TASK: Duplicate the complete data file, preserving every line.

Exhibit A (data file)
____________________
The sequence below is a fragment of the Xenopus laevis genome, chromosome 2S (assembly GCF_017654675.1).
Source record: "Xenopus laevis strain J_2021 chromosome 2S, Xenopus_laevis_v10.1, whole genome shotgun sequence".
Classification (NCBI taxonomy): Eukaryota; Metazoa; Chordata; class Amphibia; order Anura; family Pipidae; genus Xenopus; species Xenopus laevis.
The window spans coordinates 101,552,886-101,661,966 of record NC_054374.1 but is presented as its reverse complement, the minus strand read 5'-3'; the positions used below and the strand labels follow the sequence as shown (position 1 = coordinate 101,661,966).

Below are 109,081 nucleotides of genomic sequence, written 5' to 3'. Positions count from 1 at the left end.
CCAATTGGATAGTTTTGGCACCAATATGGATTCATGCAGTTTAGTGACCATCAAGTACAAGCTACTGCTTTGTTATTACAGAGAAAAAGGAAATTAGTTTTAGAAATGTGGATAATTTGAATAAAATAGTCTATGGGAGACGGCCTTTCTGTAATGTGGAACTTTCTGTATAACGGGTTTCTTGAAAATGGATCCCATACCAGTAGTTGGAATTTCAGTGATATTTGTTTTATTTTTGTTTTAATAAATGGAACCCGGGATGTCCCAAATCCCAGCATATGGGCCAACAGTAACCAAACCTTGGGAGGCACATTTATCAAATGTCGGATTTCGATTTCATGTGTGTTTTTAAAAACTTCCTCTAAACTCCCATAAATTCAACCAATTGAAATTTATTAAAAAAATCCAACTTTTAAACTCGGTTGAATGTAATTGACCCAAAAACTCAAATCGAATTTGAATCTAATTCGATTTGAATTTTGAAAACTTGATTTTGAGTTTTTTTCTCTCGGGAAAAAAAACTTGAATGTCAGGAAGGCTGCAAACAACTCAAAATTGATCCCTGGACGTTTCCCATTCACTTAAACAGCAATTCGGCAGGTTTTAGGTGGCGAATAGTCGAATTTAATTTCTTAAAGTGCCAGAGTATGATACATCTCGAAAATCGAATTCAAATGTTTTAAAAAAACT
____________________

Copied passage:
The sequence below is a fragment of the Xenopus laevis genome, chromosome 2S (assembly GCF_017654675.1).
Source record: "Xenopus laevis strain J_2021 chromosome 2S, Xenopus_laevis_v10.1, whole genome shotgun sequence".
Classification (NCBI taxonomy): Eukaryota; Metazoa; Chordata; class Amphibia; order Anura; family Pipidae; genus Xenopus; species Xenopus laevis.
The window spans coordinates 101,552,886-101,661,966 of record NC_054374.1 but is presented as its reverse complement, the minus strand read 5'-3'; the positions used below and the strand labels follow the sequence as shown (position 1 = coordinate 101,661,966).

Below are 109,081 nucleotides of genomic sequence, written 5' to 3'. Positions count from 1 at the left end.
CCAATTGGATAGTTTTGGCACCAATATGGATTCATGCAGTTTAGTGACCATCAAGTACAAGCTACTGCTTTGTTATTACAGAGAAAAAGGAAATTAGTTTTAGAAATGTGGATAATTTGAATAAAATAGTCTATGGGAGACGGCCTTTCTGTAATGTGGAACTTTCTGTATAACGGGTTTCTTGAAAATGGATCCCATACCAGTAGTTGGAATTTCAGTGATATTTGTTTTATTTTTGTTTTAATAAATGGAACCCGGGATGTCCCAAATCCCAGCATATGGGCCAACAGTAACCAAACCTTGGGAGGCACATTTATCAAATGTCGGATTTCGATTTCATGTGTGTTTTTAAAAACTTCCTCTAAACTCCCATAAATTCAACCAATTGAAATTTATTAAAAAAATCCAACTTTTAAACTCGGTTGAATGTAATTGACCCAAAAACTCAAATCGAATTTGAATCTAATTCGATTTGAATTTTGAAAACTTGATTTTGAGTTTTTTTCTCTCGGGAAAAAAAACTTGAATGTCAGGAAGGCTGCAAACAACTCAAAATTGATCCCTGGACGTTTCCCATTCACTTAAACAGCAATTCGGCAGGTTTTAGGTGGCGAATAGTCGAATTTAATTTCTTAAAGTGCCAGAGTATGATACATCTCGAAAATCGAATTCAAATGTTTTAAAAAAACT